I heard him, but I kept running. I ran through the market—stalls filled to the brim with trinkets, rugs, souvenirs, and fruits. I ran through the street, causing cars to halt and honk. I ran through the alley—the stink of cat urine and poop poisoning my nose.
I kept running. I couldn't stop. If I did, it would get me. You know, it, love.
The man who yelled stop, that was Charlie, the one I wasn't supposed to fall for.
I met Charlie on an island getaway for singles. There was promise of romance and the chance to find "the one." I knew who "the one" was. It wasn't Charlie. I didn't know Charlie. It was Rick, my best friend since third grade. I knew we were supposed to be together, but Rick couldn't see it. He was blind to it. And I planned to open his eyes.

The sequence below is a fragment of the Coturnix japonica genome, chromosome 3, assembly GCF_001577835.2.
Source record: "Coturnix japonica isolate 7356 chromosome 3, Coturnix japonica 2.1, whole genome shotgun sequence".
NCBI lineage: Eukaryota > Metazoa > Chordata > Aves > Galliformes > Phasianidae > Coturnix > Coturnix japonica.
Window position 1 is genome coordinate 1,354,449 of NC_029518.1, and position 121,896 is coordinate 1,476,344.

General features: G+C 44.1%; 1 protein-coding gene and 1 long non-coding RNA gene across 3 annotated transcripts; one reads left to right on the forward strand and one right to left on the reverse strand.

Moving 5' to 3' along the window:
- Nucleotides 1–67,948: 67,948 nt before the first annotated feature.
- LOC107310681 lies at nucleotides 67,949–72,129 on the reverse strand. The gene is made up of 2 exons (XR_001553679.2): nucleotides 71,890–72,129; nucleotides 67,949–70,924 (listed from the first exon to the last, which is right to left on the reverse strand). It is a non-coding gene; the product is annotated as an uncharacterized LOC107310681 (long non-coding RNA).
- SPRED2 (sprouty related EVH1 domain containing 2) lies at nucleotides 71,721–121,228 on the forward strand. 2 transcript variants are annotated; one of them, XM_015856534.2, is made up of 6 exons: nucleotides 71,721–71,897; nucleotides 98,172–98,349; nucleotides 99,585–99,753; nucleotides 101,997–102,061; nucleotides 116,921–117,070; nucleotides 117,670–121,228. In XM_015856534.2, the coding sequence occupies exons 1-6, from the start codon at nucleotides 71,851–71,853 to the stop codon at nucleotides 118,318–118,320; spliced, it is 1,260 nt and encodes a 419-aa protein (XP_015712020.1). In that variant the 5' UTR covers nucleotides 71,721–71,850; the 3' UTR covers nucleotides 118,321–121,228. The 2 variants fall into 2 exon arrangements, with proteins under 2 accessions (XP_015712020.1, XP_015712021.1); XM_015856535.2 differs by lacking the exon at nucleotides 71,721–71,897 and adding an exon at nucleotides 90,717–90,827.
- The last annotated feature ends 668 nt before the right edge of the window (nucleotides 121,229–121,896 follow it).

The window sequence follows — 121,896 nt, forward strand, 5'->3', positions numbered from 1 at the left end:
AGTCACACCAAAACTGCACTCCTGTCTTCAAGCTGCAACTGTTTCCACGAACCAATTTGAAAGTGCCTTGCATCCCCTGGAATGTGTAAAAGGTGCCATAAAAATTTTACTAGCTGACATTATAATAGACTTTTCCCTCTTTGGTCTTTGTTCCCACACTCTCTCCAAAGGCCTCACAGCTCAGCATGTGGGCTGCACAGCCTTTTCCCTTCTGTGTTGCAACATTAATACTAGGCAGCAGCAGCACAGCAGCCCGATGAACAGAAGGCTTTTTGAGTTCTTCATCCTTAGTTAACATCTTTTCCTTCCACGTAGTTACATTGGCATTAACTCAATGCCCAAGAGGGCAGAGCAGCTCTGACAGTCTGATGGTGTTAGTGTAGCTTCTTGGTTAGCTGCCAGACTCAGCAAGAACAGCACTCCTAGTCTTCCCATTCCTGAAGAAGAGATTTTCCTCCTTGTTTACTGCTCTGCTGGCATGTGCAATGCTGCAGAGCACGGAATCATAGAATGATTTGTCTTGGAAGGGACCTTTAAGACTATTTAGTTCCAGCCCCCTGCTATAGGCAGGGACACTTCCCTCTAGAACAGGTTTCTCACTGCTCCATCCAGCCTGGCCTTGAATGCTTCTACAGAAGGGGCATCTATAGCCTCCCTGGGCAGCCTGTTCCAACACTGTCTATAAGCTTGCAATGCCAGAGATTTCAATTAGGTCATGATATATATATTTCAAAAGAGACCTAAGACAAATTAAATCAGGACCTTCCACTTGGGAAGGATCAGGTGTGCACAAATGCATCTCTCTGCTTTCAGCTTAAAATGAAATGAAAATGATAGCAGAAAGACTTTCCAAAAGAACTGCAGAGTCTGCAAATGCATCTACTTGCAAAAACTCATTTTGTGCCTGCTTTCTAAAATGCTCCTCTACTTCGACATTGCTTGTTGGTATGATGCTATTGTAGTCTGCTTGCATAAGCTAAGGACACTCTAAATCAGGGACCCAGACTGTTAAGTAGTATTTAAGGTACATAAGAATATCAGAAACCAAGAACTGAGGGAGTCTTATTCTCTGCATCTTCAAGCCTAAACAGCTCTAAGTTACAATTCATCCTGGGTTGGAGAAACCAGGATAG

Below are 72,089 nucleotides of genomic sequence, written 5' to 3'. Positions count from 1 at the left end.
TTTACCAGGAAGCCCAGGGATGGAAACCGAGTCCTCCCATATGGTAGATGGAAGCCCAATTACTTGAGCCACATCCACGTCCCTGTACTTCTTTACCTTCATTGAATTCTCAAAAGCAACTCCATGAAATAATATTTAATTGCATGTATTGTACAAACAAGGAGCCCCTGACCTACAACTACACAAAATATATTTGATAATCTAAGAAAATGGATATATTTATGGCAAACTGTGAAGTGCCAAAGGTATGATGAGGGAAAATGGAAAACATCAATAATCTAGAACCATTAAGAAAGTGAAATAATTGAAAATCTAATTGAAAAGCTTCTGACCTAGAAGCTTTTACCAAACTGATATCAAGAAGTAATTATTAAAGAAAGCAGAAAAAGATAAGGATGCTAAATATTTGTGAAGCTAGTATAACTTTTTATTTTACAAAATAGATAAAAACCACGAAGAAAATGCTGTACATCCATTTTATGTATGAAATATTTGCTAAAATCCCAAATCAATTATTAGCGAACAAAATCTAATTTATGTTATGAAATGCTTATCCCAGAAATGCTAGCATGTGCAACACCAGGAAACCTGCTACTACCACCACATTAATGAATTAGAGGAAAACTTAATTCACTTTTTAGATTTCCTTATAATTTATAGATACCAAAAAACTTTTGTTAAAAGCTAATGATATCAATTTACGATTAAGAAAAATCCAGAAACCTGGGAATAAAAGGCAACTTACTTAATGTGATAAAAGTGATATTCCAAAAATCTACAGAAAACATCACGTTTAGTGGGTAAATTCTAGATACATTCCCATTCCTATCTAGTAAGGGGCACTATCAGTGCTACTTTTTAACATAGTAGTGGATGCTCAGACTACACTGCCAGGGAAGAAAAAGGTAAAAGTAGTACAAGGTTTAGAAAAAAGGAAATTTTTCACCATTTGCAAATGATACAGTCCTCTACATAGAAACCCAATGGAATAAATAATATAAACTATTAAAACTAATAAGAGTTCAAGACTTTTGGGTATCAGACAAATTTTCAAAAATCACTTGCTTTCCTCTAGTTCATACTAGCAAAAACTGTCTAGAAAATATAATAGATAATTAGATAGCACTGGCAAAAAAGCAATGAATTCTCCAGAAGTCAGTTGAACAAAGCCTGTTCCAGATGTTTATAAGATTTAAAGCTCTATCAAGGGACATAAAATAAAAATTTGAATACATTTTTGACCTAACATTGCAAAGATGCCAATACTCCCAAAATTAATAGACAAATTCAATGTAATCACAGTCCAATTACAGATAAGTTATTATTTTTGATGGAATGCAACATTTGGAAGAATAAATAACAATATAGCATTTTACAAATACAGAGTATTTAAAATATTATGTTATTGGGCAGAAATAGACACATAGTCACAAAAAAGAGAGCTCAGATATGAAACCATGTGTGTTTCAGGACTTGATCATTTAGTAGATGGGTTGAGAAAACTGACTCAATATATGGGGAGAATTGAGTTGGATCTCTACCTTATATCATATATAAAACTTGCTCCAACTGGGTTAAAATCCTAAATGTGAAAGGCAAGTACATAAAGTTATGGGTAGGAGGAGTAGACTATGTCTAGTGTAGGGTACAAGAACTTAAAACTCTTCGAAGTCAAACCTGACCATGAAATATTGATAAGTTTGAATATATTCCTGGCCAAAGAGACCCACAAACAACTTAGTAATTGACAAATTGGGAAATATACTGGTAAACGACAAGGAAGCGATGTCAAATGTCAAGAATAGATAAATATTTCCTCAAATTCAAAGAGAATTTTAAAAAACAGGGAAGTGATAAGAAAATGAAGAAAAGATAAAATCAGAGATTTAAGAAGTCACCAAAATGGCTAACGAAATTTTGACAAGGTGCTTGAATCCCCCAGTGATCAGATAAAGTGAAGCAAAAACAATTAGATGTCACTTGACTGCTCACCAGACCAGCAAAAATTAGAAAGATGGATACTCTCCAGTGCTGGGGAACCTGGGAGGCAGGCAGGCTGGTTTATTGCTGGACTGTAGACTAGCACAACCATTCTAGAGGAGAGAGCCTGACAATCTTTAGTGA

He laughed when I first told him about the retreat. But he agreed to go. "We'll make it fun," he said. "And, who knows, maybe we'll both find our match."
I smiled inwardly and continued to plan the getaway.
When we docked on the island, the retreat employees quickly whisked us away to our private rooms and pampered us for a dinner with a potential match. I was excited. I was sure my date would be Rick.
I showed up to dinner in a red sparkly number and waited, watching for Rick to enter, smile, and saunter to our table. "What a surprise," he would mutter. "But not really. I always knew it would be you." And then he would kiss me. Oh, how I have yearned for those lips.
Ten minutes past the arrival time, I cringed. This wasn't like Rick. He was scary punctual. I was sure he had a perfectly good excuse.